Usually found between the pages of a book or contemplating the nuances of the universe. But mostly, I tell stories.
A group of five divers from Visakhapatnam has taken it upon themselves to clean the plastic waste from the sea. In just 13 days, the group has removed nearly 5000kg of plastic from Rushikonda beach underwaters in Visakhapatnam.
The core team comprising of certified divers – Subhash Chandran, a diving instructor, Padmavati Madipalli, Sachin Sharma, Saragada Appanna and Divya Teja has been involved in underwater cleaning since the middle of last month. They are often joined by volunteers.
“Last month, my friend and I were swimming around the beach in Rushikonda, when we got stuck with net and plastic in our legs. We went back home, got our masks, and we started looking for the plastic down there. It was a heartbreaking scene – we found lots of plastic down there. Since that day, we started cleaning,” said Chandran, while speaking to The Logical Indian. The same day, they had cleared around 300-400kg garbage.
Every day, the team goes to the beach at 6:30 am and picks up garbage from underwater till around 10 am, before going for work. They dive about 100 metres from the beach and go two metres deep. They just wear a mask and free dive to collect the waste. “Wearing diving equipment will cost us a lot of money. We don’t have any funding, we are just a start-up,” added Chandran.
They use net bags that are used for carrying equipment to collect the waste. After collecting the waste, they come up to the surface and remove all the sand.
Unless unfavourable weather conditions prevent them from going into the sea, they do this 4 to 5 times every day, carrying about 80-90kg each time. In a day, they collect a total of around 500-600kg of waste. At present, the group has done 13 such rounds of cleanups and removed around 4,800kgs of garbage from the ocean.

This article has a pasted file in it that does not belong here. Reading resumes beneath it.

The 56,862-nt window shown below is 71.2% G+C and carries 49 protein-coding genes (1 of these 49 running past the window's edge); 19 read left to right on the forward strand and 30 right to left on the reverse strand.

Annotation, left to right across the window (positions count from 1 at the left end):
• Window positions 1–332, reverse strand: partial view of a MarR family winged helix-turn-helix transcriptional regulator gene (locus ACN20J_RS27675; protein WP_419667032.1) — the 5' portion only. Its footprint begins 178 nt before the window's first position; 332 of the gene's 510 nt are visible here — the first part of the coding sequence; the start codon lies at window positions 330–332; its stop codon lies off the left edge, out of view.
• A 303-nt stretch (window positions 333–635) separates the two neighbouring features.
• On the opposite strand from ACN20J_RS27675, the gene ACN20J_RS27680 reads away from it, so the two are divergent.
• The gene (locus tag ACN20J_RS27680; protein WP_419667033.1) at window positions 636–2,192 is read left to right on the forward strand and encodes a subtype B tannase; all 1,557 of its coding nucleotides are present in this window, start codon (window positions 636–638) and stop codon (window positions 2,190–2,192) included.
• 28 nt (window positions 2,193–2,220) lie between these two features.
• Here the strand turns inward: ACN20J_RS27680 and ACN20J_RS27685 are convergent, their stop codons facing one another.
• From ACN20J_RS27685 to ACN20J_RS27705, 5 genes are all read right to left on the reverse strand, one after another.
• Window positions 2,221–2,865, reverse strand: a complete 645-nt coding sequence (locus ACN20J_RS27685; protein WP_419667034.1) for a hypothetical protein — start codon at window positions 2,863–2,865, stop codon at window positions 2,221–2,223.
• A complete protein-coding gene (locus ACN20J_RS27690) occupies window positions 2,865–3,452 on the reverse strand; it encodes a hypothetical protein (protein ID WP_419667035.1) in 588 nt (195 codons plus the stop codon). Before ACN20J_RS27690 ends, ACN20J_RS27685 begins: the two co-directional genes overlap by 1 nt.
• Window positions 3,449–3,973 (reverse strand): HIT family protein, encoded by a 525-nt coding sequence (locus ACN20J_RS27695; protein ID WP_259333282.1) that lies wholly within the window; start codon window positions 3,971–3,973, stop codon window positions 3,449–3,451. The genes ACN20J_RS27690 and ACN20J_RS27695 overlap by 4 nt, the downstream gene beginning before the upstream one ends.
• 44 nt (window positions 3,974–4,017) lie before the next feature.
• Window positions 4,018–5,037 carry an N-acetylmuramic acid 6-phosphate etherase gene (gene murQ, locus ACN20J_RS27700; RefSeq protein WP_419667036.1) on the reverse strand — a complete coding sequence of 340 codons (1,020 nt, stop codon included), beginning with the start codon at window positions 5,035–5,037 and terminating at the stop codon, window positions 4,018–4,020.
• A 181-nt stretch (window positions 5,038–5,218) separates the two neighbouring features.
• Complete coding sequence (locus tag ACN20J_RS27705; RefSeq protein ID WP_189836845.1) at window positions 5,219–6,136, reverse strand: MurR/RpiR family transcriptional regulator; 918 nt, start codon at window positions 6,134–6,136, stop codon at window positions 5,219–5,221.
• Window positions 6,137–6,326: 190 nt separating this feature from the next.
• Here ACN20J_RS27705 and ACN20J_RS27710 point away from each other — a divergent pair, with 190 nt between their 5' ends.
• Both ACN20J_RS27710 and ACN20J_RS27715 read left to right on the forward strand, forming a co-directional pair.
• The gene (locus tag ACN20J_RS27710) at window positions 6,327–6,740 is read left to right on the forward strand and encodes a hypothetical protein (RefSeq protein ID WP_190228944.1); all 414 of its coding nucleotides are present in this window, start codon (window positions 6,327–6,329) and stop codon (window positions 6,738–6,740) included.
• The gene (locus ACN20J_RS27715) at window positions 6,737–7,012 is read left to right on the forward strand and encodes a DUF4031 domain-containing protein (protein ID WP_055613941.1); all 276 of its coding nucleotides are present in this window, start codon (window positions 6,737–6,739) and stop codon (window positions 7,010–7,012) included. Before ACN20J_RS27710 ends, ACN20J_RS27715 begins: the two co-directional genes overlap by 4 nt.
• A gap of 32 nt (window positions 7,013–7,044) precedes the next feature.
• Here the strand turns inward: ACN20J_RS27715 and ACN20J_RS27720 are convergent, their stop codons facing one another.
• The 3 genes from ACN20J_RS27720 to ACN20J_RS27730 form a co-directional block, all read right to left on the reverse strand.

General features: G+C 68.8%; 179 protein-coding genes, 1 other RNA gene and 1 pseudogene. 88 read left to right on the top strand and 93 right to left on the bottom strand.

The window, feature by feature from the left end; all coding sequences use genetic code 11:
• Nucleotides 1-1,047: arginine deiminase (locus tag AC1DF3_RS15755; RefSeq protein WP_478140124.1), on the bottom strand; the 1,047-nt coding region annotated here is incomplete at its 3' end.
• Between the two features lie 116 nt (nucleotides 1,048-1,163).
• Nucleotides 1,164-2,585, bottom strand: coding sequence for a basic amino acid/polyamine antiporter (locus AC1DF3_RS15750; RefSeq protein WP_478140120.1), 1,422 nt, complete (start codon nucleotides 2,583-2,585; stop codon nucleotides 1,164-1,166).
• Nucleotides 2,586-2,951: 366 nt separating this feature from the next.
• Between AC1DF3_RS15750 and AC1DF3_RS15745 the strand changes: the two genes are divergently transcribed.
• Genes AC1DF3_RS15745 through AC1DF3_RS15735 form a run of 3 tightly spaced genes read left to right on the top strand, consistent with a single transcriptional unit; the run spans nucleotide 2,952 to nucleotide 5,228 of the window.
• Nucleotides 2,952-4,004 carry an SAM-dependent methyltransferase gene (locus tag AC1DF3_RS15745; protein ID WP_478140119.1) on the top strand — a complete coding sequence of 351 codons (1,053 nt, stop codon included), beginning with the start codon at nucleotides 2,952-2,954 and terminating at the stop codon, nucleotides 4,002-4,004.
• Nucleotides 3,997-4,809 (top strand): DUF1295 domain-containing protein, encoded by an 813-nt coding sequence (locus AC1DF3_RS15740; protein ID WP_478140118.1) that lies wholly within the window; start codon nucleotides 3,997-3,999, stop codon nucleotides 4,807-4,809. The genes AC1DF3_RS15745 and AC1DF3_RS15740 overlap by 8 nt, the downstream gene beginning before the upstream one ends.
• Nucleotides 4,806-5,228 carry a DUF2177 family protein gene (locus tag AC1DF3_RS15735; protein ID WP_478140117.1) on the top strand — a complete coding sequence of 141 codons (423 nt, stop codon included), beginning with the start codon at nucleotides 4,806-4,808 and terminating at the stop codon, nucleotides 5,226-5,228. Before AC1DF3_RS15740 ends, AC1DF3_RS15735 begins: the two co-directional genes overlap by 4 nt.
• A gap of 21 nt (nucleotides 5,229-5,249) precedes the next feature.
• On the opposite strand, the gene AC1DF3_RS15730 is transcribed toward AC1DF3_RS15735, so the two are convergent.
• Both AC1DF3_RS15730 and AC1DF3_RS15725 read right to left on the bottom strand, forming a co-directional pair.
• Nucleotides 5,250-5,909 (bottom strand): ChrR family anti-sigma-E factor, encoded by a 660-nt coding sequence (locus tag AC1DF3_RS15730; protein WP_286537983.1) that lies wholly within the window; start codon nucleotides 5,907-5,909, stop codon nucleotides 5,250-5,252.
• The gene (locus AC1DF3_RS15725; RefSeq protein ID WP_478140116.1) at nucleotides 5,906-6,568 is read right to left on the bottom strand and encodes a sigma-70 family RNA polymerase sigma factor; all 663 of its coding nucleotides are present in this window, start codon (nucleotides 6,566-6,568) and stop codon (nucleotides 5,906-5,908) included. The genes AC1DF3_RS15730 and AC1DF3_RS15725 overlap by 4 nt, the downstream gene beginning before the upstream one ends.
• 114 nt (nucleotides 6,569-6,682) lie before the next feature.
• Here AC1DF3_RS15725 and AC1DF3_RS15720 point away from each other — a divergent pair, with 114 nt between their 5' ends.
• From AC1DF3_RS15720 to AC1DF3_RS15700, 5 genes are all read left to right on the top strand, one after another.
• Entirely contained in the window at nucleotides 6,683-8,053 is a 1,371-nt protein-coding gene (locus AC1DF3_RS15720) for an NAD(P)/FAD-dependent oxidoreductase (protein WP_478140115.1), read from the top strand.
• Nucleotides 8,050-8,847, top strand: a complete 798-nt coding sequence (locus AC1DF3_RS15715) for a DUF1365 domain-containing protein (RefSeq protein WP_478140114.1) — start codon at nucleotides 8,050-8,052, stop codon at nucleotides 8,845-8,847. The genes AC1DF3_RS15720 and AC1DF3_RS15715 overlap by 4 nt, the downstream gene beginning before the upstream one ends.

Once collected, they carry the garbage to the Greater Visakhapatnam Municipal Corporation (GVMC) dustbins nearby and dump it there. Most of the garbage constitutes of clothes and packets of flours and food grains that have been lying there for years. As these are hard to segregate and cannot be recycled or reused, they leave them in the dumpsters to be collected by GVMC.
“We are doing this for our own sake. We are all passionate divers,” Chandran added. The 30-year old from Kollam, Kerala, has been diving for nearly 13 years. He had previously worked as a scuba diving instructor in Goa, Karnataka, and Andaman and the Nicobar Islands before moving to Visakhapatnam last year. Unhappy with his previous job, Chandran and his wife – Padmavati Madipalli, co-founded their own scuba diving company called Platypus Escapes in May 2019.
Talking about the inspiration behind his work, he said, “My home, my food, my everything is the ocean. I am a 13-years-experienced diver; I have done thousands of dives in multiple places, I have been to many seas and many countries, but I have never seen this kind of plastic. Here the amount of plastic I have seen is heartbreaking. There is marine life that gets stuck in the plastic and they can’t go out.”
He also added that his wife has been a great supporter of his venture. “She is behind this successful cleanup story. She is our strength,” he said.
Earlier today, the team was part of the beach cleanup drive at R K Beach, where Minister of State for Home Affairs, G Kishan Reddy, was the chief guest. End of this month, they are also organising a week-long beach and underwater programme, for which they are inviting volunteers. They aim to clean up Lawson’s Bay beach, which is also filled with plastic waste.
If all goes well, the team wishes to continue this in the future. “We want to make a special team of at least 3 or 4 people, who can dedicate at least 2 hours in a day for the cleanup. We also want to train local fishermen for this,” added Chandran.
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